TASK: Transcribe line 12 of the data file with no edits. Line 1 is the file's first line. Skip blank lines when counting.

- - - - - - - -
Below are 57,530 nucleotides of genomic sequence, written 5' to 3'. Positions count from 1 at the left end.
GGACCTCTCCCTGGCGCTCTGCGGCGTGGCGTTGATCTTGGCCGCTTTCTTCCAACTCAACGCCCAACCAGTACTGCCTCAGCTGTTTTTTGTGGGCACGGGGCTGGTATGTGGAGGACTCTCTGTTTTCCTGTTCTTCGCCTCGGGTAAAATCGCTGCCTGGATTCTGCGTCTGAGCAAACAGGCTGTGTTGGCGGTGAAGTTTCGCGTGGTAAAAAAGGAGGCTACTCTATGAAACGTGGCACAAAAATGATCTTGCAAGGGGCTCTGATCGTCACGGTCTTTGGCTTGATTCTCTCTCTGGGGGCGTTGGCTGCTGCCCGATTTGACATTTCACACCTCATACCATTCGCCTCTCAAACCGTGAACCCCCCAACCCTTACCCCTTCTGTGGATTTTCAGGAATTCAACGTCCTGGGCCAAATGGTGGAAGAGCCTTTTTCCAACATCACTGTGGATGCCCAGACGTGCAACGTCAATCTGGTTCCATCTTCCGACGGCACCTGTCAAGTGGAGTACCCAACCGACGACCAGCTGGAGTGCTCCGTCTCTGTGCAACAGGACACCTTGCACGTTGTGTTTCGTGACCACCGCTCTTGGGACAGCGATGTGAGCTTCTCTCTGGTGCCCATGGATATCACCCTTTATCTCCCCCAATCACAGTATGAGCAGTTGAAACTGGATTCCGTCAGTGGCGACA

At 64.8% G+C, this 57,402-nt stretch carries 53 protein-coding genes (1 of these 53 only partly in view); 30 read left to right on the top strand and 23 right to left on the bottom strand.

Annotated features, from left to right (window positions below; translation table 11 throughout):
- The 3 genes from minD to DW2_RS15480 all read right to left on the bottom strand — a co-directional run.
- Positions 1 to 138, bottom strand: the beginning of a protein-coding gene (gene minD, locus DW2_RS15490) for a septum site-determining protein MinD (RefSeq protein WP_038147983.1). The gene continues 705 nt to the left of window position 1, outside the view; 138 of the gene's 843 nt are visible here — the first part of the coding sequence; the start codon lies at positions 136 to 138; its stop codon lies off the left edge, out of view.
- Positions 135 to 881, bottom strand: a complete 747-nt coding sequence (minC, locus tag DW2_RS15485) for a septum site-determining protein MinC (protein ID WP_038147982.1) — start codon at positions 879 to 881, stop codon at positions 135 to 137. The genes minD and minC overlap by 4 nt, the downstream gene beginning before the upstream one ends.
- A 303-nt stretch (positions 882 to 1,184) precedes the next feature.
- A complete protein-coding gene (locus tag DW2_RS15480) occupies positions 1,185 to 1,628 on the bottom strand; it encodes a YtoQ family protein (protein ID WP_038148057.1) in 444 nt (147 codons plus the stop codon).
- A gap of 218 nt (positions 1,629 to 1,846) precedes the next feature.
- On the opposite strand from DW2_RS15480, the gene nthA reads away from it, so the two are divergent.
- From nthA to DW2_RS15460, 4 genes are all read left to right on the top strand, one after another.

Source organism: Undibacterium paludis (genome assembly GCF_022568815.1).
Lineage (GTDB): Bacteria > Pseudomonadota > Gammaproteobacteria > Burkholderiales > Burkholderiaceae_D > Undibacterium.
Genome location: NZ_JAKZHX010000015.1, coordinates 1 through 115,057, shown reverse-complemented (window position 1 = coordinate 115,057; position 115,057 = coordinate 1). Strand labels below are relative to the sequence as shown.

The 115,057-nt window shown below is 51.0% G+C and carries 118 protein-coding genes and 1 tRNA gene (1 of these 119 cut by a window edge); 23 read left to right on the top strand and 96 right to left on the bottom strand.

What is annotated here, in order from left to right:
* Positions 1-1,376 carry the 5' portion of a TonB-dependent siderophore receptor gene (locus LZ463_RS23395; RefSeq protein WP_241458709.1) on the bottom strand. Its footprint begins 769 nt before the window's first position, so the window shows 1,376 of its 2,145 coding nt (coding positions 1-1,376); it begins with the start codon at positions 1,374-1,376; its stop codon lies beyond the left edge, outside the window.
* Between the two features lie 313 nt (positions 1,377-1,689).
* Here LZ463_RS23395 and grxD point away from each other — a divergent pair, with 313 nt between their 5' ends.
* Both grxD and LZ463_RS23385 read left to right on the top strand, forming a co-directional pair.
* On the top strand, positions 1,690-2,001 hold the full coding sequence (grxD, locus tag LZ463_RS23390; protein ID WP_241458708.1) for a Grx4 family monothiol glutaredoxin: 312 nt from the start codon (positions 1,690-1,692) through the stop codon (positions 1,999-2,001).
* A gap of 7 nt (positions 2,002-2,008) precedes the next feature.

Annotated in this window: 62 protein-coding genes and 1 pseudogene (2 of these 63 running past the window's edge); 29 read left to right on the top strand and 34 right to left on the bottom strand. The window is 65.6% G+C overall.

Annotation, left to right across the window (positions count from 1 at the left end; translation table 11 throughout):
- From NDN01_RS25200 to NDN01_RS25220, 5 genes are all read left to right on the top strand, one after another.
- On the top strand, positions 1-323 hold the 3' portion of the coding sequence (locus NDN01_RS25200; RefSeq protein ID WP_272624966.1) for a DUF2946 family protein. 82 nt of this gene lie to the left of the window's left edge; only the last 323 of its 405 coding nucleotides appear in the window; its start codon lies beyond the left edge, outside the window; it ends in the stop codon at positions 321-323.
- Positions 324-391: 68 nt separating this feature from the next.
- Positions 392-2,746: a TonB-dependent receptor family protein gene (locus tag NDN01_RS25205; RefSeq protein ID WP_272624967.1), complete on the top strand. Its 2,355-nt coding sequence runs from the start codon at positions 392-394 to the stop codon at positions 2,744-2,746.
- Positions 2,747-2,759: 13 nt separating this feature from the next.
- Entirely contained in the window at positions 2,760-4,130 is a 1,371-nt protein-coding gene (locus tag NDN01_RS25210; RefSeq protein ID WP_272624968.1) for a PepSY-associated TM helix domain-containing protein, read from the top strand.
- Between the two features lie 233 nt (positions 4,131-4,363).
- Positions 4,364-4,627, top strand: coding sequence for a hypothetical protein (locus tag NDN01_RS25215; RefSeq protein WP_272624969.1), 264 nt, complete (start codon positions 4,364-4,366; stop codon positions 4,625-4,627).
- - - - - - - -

- From nthA to DW2_RS15460, 4 genes are all read left to right on the top strand, one after another.